It was standing room only inside Europe's largest courthouse, a fortress of a structure just north of Istanbul's historic city center. I was crammed alongside human rights defenders and doctors from across Turkey and around the world to support our colleague and friend, Dr. Şebnem Korur Fincancı, a forensic physician and long-time torture investigator put on trial for exercising the very rights she has spent a career defending.
Accused of disseminating "terrorist propaganda" for taking part in a freedom of expression campaign, Dr. Fincancı is one of thousands of Turks who have faced punishment in recent months for criticizing a government that has increasingly flouted international law and human rights norms - and has shown a willingness to vilify anyone who opposes its actions.
Dr. Fincancı and her co-defendants presented their defense. Before the prosecutor could present his case, the three-judge panel chose to postpone the proceedings until January. This tactic, often used to sap the publicity surrounding a case, would effectively give the Turkish government more latitude in punishing Fincancı, and all those who dare speak out against it.
At a dinner that evening, rather than indulging in self-pity or fear, Dr. Fincancı - who also serves as president of the Human Rights Foundation of Turkey - was upbeat. She thanked our delegation for supporting her, and said that if she were to face jail time, at least she'd gain access to prisons, which have long been off-limits to human rights investigators like her. It was a moment of both levity and courage that heartened everyone in the room.
Turkey's democratic backslide is merely a chapter in what is fast becoming a global story of burgeoning anti-democratic forces. Dark clouds are on the horizon not just in Turkey, but in Russia, in Hungary, in Egypt, in France, and, yes, in the United States. The same day Dr. Fincancı stood trial, voters in the United States elected to the presidency Donald Trump, a man who has threatened to deport millions, re-introduce torture, and punish those who criticize him.
Turkey is an example of what happens when such authoritarian forces have a free hand. Days before our arrival, the leaders of the country's opposition Kurdish party were arrested and detained. Dozens of journalists at the opposition newspaper Cumhuriyet were locked up. Whereas a few weeks ago we were optimistic that charges against Dr. Fincancı would be dropped, our optimism has since faded in the face of widespread suppression with such blatant impunity.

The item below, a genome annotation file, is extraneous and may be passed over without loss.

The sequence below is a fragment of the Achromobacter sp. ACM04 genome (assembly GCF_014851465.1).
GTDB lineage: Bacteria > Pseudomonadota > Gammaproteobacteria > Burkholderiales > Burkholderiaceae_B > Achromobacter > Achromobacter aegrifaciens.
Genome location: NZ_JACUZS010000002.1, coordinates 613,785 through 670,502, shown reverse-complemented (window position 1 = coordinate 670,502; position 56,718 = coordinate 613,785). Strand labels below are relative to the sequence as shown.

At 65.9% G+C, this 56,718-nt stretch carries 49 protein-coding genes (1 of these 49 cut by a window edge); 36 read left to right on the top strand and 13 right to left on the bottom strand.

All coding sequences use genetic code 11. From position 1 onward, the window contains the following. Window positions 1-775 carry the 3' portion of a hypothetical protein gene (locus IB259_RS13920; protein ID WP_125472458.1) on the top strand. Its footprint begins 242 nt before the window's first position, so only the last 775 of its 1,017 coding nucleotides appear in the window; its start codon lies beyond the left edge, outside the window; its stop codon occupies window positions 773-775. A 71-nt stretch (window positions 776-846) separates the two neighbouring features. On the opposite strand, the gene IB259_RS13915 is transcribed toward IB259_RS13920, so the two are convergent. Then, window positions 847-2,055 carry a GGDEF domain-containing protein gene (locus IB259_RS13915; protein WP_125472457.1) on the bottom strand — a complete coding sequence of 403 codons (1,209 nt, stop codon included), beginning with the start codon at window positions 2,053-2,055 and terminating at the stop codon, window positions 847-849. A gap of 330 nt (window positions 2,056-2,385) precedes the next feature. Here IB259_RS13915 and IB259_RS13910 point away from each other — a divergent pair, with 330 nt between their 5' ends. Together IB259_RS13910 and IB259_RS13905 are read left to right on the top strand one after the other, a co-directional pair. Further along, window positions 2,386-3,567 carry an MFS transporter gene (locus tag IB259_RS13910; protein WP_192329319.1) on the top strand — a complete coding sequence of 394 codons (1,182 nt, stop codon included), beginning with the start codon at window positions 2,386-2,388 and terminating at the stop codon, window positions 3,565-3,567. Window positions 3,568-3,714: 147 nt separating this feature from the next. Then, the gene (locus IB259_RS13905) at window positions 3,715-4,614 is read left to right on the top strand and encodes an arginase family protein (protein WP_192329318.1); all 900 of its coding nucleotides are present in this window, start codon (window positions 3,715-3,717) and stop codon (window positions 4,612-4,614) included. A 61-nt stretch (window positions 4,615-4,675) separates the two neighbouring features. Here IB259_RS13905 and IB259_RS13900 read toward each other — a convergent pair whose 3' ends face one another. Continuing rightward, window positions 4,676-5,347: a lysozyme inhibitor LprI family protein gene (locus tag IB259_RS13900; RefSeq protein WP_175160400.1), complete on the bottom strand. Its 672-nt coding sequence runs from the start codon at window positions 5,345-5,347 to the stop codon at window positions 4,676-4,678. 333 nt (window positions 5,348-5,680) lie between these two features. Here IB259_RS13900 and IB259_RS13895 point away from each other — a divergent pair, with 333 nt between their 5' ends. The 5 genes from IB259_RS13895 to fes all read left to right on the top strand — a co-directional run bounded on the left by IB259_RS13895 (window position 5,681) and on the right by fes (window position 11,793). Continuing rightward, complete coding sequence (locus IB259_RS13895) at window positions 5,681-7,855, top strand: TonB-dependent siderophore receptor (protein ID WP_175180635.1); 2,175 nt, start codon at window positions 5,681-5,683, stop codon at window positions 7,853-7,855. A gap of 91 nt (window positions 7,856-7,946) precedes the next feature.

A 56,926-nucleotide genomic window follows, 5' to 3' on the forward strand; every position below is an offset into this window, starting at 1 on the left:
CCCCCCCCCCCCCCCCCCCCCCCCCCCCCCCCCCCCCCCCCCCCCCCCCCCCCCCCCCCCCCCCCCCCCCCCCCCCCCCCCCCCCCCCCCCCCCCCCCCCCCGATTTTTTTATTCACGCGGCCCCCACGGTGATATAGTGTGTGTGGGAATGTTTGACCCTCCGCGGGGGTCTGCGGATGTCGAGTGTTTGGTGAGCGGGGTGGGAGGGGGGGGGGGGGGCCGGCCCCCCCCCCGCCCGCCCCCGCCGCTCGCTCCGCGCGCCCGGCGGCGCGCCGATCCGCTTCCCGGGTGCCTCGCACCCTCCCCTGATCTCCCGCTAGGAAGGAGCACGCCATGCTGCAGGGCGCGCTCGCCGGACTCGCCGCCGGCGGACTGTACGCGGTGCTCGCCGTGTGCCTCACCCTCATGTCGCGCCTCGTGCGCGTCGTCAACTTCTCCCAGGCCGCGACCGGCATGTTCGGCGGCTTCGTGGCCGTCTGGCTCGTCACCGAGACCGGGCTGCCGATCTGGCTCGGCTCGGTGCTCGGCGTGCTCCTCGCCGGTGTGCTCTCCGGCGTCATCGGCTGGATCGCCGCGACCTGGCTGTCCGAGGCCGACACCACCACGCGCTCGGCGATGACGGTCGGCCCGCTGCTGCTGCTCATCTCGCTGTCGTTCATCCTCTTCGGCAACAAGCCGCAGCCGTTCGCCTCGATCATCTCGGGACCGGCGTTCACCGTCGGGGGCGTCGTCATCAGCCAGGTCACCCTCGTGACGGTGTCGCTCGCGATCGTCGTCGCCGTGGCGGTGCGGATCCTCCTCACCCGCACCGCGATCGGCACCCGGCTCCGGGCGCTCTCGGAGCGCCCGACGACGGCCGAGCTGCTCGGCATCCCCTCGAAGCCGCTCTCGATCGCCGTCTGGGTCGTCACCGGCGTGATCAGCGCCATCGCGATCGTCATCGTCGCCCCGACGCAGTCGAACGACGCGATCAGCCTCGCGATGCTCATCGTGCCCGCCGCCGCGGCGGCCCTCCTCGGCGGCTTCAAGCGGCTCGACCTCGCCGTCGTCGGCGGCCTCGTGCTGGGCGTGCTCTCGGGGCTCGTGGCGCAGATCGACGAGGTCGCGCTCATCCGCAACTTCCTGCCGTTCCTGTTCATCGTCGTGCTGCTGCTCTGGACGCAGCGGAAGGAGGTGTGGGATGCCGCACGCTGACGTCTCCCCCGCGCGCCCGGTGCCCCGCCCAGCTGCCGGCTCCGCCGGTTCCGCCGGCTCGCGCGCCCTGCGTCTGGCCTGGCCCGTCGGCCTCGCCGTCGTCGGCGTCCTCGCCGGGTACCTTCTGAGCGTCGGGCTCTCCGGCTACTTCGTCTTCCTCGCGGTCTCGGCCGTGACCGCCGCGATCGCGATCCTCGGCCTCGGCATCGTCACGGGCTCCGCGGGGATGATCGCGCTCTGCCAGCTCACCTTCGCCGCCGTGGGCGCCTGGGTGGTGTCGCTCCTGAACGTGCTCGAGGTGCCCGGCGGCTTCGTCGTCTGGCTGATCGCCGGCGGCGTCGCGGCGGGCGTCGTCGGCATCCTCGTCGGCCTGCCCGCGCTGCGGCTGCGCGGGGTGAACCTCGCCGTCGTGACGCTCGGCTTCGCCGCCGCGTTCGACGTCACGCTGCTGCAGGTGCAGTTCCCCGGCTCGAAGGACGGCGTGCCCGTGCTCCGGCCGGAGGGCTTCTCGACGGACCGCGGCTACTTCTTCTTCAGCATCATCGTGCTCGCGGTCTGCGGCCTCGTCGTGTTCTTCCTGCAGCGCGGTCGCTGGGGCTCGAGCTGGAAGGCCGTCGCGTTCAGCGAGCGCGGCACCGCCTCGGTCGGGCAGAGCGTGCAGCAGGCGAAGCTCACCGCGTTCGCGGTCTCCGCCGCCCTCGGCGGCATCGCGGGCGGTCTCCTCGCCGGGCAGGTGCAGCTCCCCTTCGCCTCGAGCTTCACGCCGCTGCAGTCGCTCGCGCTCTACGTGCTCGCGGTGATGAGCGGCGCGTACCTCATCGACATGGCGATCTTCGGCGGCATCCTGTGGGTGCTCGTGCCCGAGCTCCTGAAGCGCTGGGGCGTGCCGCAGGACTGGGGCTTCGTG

What we see in Turkey is the logical conclusion of threats like those Trump has made. He led chants of "lock her up" against his opponent Hillary Clinton. He pledged to bring back waterboarding "and a whole lot worse." And he appears to be allying himself with the likes of Russian President Vladimir Putin, a man who has dropped bombs on hospitals across Syria, killing and violating international law with a shameless disregard for human life.
Together, leaders like Putin and Trump and Turkish President Recep Tayyip Erdoğan represent a threat to the global human rights movement and to human dignity everywhere.
For human rights defenders, it can feel as though we are moving from the golden years of human rights to the dark days. But at this moment, it's more important than ever that human rights advocates show solidarity. It may seem like a small act, but rallying in person or online, volunteering or making a small donation, marching and protesting in the streets - these are all powerful gestures. Tyrants want to see us silenced. Our solidarity is proof that we cannot and will not be quiet in the face of repression.
For now, we can follow the lead of Dr. Fincancı, who is brave in the face of danger; funny and fearless in times of crisis; warm in a world that can seem cold to the needs and suffering of others. In each of us the flame of hope burns bright, and together we can light the way forward.